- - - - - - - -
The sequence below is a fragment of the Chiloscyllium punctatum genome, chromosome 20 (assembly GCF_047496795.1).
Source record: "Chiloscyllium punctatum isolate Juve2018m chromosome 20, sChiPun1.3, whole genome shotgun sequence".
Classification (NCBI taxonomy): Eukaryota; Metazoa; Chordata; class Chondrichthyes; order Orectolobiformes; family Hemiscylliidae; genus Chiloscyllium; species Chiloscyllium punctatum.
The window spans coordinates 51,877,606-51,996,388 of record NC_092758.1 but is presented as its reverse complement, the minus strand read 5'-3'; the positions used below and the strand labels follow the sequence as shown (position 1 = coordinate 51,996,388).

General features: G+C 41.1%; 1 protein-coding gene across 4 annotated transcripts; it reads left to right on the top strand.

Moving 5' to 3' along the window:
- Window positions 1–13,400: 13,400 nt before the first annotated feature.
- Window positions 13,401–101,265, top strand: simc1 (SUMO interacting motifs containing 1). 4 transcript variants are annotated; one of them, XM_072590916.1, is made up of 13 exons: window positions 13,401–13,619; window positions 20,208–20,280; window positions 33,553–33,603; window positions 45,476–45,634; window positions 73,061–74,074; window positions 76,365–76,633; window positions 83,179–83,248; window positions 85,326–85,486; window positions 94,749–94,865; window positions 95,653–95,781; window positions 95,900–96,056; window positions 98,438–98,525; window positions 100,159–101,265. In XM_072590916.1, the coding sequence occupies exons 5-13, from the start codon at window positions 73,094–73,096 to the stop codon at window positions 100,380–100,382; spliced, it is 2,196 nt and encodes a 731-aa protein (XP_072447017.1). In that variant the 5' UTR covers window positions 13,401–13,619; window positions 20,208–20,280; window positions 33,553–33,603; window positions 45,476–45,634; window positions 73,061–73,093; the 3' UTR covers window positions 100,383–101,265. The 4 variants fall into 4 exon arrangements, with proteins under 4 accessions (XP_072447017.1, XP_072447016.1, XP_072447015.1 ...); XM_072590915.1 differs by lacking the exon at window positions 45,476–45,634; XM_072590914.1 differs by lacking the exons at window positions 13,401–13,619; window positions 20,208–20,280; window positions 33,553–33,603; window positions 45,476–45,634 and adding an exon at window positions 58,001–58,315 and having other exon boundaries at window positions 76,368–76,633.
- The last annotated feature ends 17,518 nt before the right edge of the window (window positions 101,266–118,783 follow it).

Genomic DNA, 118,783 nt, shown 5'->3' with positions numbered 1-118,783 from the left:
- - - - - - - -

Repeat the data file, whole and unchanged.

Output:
The sequence below is a fragment of the Chiloscyllium punctatum genome, chromosome 20 (assembly GCF_047496795.1).
Source record: "Chiloscyllium punctatum isolate Juve2018m chromosome 20, sChiPun1.3, whole genome shotgun sequence".
Classification (NCBI taxonomy): Eukaryota; Metazoa; Chordata; class Chondrichthyes; order Orectolobiformes; family Hemiscylliidae; genus Chiloscyllium; species Chiloscyllium punctatum.
The window spans coordinates 51,877,606-51,996,388 of record NC_092758.1 but is presented as its reverse complement, the minus strand read 5'-3'; the positions used below and the strand labels follow the sequence as shown (position 1 = coordinate 51,996,388).

General features: G+C 41.1%; 1 protein-coding gene across 4 annotated transcripts; it reads left to right on the top strand.

Moving 5' to 3' along the window:
- Window positions 1–13,400: 13,400 nt before the first annotated feature.
- Window positions 13,401–101,265, top strand: simc1 (SUMO interacting motifs containing 1). 4 transcript variants are annotated; one of them, XM_072590916.1, is made up of 13 exons: window positions 13,401–13,619; window positions 20,208–20,280; window positions 33,553–33,603; window positions 45,476–45,634; window positions 73,061–74,074; window positions 76,365–76,633; window positions 83,179–83,248; window positions 85,326–85,486; window positions 94,749–94,865; window positions 95,653–95,781; window positions 95,900–96,056; window positions 98,438–98,525; window positions 100,159–101,265. In XM_072590916.1, the coding sequence occupies exons 5-13, from the start codon at window positions 73,094–73,096 to the stop codon at window positions 100,380–100,382; spliced, it is 2,196 nt and encodes a 731-aa protein (XP_072447017.1). In that variant the 5' UTR covers window positions 13,401–13,619; window positions 20,208–20,280; window positions 33,553–33,603; window positions 45,476–45,634; window positions 73,061–73,093; the 3' UTR covers window positions 100,383–101,265. The 4 variants fall into 4 exon arrangements, with proteins under 4 accessions (XP_072447017.1, XP_072447016.1, XP_072447015.1 ...); XM_072590915.1 differs by lacking the exon at window positions 45,476–45,634; XM_072590914.1 differs by lacking the exons at window positions 13,401–13,619; window positions 20,208–20,280; window positions 33,553–33,603; window positions 45,476–45,634 and adding an exon at window positions 58,001–58,315 and having other exon boundaries at window positions 76,368–76,633.
- The last annotated feature ends 17,518 nt before the right edge of the window (window positions 101,266–118,783 follow it).

Genomic DNA, 118,783 nt, shown 5'->3' with positions numbered 1-118,783 from the left: